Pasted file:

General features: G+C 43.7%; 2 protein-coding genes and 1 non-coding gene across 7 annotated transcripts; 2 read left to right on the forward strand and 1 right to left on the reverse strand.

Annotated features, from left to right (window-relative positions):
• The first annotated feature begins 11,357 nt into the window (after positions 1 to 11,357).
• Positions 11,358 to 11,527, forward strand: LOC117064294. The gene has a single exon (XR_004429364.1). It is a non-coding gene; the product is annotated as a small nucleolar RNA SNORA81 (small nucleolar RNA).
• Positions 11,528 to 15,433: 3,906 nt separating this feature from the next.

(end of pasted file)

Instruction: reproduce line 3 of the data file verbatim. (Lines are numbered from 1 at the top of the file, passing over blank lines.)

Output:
• The first annotated feature begins 11,357 nt into the window (after positions 1 to 11,357).